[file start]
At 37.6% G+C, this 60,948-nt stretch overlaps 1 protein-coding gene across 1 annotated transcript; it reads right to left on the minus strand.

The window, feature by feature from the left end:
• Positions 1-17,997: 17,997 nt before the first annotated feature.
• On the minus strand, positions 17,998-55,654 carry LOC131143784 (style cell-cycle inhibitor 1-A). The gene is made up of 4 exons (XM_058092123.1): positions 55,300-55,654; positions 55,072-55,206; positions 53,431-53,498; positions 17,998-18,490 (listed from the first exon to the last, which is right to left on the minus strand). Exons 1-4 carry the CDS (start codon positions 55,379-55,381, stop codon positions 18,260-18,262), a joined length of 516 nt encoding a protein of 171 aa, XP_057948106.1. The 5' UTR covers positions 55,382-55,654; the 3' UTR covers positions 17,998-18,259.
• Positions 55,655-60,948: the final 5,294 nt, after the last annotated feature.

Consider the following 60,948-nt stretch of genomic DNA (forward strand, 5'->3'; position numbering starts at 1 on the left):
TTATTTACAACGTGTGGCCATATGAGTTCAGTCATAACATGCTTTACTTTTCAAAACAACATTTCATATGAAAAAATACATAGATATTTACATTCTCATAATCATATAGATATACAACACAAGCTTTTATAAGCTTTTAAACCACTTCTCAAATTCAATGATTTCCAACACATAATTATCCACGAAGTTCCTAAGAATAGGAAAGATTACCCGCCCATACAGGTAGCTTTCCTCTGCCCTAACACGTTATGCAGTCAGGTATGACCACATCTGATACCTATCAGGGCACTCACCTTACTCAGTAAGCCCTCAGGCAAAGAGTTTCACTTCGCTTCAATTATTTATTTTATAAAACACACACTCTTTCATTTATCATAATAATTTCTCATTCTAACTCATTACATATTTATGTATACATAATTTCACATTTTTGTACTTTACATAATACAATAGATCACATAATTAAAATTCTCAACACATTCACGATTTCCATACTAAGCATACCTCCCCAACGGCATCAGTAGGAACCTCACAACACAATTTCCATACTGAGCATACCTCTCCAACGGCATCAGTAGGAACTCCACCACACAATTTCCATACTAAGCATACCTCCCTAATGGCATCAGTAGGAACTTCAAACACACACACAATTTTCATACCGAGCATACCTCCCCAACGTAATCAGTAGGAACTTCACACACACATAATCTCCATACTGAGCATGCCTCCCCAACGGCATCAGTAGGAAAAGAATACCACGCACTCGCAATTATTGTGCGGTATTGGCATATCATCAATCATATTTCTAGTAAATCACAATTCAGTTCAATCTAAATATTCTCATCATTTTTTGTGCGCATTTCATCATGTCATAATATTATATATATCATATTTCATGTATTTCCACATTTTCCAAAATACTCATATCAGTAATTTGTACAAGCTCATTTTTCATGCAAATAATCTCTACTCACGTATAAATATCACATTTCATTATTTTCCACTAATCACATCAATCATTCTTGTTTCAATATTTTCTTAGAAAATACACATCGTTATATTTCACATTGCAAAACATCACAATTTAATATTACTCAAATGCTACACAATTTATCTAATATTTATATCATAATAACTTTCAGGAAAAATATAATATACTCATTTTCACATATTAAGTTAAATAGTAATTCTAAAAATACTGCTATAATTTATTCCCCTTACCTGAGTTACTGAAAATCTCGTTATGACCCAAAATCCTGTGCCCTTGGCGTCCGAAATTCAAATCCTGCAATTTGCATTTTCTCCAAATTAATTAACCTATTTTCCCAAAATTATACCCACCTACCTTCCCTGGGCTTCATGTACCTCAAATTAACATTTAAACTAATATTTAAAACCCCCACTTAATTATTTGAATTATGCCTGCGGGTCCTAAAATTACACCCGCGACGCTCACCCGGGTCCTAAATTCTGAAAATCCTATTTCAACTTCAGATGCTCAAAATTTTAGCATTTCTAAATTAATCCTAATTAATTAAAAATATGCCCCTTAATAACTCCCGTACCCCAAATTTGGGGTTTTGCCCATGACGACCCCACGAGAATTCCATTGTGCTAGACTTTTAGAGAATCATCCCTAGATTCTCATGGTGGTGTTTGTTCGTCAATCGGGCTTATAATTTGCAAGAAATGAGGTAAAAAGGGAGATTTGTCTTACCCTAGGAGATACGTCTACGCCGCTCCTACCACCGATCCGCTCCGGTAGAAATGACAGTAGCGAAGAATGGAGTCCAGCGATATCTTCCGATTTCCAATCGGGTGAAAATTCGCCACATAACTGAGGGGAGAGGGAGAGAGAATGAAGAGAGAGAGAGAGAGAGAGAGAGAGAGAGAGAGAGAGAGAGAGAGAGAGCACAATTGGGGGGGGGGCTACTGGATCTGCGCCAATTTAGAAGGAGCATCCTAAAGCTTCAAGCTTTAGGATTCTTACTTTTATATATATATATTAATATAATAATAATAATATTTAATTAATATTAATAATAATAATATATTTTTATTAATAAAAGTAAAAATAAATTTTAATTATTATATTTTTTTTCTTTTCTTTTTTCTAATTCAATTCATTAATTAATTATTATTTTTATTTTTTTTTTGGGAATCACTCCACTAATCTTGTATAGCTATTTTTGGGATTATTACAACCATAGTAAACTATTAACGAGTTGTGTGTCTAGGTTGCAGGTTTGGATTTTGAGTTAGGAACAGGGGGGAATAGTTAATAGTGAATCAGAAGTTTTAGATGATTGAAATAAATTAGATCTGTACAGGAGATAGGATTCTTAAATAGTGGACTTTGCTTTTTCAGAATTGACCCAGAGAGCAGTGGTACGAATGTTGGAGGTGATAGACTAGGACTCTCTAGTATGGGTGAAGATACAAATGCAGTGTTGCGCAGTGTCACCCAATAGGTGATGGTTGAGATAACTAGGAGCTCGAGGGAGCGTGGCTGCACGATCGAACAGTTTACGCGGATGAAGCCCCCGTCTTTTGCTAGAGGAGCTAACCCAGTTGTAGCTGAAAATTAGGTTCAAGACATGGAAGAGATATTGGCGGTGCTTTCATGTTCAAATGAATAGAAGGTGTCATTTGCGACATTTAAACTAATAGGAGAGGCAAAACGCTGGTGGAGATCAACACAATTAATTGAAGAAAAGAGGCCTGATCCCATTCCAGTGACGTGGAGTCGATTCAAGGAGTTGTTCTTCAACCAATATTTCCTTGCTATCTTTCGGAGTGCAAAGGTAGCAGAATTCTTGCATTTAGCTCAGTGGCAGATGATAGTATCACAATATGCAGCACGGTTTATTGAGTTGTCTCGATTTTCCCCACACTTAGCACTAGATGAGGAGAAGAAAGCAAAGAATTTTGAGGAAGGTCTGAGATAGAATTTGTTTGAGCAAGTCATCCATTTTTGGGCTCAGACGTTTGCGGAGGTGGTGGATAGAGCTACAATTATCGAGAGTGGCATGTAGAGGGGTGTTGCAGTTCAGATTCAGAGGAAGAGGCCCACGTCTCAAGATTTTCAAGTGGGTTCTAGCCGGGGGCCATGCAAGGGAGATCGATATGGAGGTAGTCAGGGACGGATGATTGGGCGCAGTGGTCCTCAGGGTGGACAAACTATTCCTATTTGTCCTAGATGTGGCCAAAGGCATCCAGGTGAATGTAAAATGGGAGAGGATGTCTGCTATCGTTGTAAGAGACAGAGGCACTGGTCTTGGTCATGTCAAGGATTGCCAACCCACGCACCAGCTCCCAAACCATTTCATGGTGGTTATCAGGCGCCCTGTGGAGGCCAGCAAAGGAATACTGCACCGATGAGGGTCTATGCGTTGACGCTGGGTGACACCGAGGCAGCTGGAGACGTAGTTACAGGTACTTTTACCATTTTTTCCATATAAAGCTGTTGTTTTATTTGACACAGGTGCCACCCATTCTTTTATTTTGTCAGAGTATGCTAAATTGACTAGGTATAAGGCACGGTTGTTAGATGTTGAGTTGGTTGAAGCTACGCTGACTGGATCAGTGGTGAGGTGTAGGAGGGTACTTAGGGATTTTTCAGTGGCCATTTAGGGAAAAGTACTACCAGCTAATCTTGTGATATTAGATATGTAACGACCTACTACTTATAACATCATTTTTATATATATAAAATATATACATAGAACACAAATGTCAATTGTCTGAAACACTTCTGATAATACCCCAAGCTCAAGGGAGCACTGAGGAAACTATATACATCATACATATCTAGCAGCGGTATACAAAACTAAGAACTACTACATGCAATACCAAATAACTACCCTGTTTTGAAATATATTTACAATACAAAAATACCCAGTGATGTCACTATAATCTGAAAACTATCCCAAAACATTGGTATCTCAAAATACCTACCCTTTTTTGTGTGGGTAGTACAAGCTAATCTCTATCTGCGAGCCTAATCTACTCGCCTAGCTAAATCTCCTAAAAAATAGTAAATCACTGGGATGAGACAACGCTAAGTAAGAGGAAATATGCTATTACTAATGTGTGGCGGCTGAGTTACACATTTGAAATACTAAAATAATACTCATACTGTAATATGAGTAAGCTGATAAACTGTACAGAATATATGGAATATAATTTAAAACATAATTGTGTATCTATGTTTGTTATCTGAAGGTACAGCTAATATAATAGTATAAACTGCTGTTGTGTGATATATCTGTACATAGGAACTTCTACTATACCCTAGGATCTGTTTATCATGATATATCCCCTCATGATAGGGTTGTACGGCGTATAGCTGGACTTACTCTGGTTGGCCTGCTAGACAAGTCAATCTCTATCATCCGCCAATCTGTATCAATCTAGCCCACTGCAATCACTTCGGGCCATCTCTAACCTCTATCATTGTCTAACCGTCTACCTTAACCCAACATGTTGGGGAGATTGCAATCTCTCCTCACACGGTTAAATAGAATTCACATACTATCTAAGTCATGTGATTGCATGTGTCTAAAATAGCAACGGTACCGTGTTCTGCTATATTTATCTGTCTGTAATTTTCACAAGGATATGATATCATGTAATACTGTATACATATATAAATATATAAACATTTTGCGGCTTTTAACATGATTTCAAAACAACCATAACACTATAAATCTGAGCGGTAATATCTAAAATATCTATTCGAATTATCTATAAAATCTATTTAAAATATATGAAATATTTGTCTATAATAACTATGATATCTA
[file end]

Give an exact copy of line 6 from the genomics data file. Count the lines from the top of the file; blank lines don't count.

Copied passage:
Consider the following 60,948-nt stretch of genomic DNA (forward strand, 5'->3'; position numbering starts at 1 on the left):